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In light of ABC News report, GoodWeave encourages due diligence but ongoing charitable support for Nepal  

For Immediate Release

Contact: Alina Ruzmetova at Alina@GoodWeave.org or +1-202-234-9050

In light of ABC News report, GoodWeave encourages due diligence but ongoing charitable support for Nepal

Washington, DC, August 12, 2016 – On August 9, 2016, ABC News released a report titled “The Dark Side of Orphanage 'Voluntourism' in Nepal” which highlighted cases where well-meaning overseas donors inadvertently funded trafficking regimes by providing support to so-called “orphanages.” One such orphanage mentioned in the report was named Hamro Ghar. The orphanage implicated in the report has no affiliation with GoodWeave or with our transit home for rescued children in Kathmandu, which is also named Hamro Ghar. In Nepali, Hamro Ghar means “Our Home” and is commonly used by children’s service organizations.

Founded 20 years ago, GoodWeave’s Hamro Ghar is fully-registered with the Government of Nepal Central Children’s Welfare Board and is staffed by professional social workers and care staff. It serves as a transit home offering both short-term and long-term services for children rescued from servitude.

The ABC News report raised serious and legitimate concerns about groups dishonestly raising money by purporting to help children. Diligence is clearly needed to ensure that such support is directed to credible organizations. Yet, Nepal is one of the world’s poorest countries still struggling to rebuild in the aftermath of massive back-to-back earthquakes last year, and GoodWeave encourages its community to continue to invest money, volunteer time and tourism to this beautiful nation.


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About GoodWeave: Founded in 1995, GoodWeave is ending child labor by harnessing the power of the marketplace. The organization works at both ends of the supply chain – growing market preference for certified product in consumer countries and inspecting production sites along South Asia’s carpet belt. Any child found working is offered counseling, medical care, education and (if needed) a home – social programs supported by the sale of certified rugs. To date, GoodWeave has directly freed more than 3,600 children from labor on the looms, educated nearly 15,000 children, and improved the working conditions for 50,000 weavers in partnership with 140 import brands worldwide. On its 20th anniversary, GoodWeave announced a major expansion to bring its model to Nepal’s brick kilns and India’s apparel industry.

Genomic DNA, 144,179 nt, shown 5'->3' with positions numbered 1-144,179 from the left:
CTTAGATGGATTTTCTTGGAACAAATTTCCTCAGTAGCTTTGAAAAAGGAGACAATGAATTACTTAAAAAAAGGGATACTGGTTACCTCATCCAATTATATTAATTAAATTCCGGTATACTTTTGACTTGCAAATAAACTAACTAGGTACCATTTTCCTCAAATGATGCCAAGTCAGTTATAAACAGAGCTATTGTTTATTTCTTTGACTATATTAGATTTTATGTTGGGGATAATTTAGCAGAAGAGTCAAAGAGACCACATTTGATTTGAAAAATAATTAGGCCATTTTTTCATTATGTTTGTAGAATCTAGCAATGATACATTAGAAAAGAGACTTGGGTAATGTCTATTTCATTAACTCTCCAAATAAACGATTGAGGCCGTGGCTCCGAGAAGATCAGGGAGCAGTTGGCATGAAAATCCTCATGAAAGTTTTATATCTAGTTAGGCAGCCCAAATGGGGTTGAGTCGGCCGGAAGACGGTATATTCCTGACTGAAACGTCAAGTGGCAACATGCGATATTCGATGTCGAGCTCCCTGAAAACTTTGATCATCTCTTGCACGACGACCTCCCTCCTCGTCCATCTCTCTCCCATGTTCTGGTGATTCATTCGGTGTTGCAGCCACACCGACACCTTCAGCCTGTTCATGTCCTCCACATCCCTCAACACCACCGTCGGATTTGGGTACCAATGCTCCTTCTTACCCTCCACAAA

Free the Slaves Launches the 2016 Freedom Awards for India and Nepal 
News Release
July 29, 2016

Free the Slaves periodically honors survivors, activists and organizations that demonstrate outstanding courage, innovation and dedication in the fight to end slavery. The Freedom Awards celebrate anti-slavery heroes and innovators from around the globe by showcasing what some of the best anti-slavery work in the world looks like—and by supporting that work financially. Award winners are setting the standard for successful, sustainable anti-slavery initiatives. By generating public recognition for outstanding achievement, the awards offer inspiration and boost resources for the movement. The awards remind us that slavery still exists—and that it can be overcome. For more information, click here View the article

 

 

GoodWeave Licensed Partner Designs Two Exclusive Rugs for The Metropolitan Museum of Art Store 
News Release
July 19, 2016
View the article 

 

"They Bear All The Pain" 
News Article
July 13, 2016

New Human Rights Watch report highlights hazardous working conditions in Afghanistan, urges to take steps to end child labor.